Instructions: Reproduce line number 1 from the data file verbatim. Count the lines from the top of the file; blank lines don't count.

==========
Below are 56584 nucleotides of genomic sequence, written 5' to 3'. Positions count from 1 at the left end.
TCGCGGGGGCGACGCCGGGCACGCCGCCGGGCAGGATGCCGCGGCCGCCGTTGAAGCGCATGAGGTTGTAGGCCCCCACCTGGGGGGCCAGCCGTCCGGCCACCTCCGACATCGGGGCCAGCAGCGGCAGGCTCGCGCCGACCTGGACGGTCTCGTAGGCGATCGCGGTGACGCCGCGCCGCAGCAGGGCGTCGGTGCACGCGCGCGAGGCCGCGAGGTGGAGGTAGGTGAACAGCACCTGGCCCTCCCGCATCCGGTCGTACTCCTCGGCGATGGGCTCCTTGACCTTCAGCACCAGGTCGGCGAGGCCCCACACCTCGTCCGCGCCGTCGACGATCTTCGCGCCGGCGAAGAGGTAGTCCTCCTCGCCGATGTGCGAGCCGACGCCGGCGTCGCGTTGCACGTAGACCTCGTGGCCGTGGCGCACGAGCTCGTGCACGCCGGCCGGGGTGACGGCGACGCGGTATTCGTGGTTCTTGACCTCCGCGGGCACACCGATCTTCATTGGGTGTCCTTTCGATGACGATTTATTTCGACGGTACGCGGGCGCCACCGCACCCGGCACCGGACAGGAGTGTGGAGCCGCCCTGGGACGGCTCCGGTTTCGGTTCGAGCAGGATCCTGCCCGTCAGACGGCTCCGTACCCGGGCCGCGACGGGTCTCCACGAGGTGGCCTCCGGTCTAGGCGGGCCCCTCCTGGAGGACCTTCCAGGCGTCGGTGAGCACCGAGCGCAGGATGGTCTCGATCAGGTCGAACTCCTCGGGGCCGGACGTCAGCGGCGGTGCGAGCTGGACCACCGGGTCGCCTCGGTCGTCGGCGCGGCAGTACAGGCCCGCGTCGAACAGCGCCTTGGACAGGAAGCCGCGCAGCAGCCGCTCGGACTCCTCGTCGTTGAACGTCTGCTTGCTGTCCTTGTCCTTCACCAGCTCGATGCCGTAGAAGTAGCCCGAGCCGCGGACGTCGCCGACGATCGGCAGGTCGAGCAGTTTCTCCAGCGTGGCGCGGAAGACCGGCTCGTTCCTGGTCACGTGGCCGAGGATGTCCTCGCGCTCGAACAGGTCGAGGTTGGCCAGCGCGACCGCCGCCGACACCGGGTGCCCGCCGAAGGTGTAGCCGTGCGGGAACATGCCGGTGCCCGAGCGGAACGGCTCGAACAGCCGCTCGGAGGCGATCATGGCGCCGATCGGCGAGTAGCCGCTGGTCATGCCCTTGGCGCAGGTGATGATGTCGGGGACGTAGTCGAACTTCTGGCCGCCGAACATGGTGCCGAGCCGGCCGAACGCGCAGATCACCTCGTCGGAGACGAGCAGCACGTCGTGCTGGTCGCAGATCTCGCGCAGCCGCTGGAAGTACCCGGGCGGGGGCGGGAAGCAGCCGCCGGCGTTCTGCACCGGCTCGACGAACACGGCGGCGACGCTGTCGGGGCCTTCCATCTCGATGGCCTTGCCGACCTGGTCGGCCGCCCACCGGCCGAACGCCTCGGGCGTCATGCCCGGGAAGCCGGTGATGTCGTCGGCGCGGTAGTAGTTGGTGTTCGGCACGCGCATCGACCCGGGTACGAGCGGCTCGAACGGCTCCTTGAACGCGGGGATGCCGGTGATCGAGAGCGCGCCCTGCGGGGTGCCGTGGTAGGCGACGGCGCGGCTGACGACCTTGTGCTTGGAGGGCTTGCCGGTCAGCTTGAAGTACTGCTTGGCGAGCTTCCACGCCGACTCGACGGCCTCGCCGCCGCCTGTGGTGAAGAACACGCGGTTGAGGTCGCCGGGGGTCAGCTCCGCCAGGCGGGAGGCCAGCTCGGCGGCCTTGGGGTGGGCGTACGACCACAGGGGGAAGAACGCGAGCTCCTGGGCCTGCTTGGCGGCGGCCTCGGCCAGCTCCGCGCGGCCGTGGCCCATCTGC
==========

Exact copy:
Below are 56584 nucleotides of genomic sequence, written 5' to 3'. Positions count from 1 at the left end.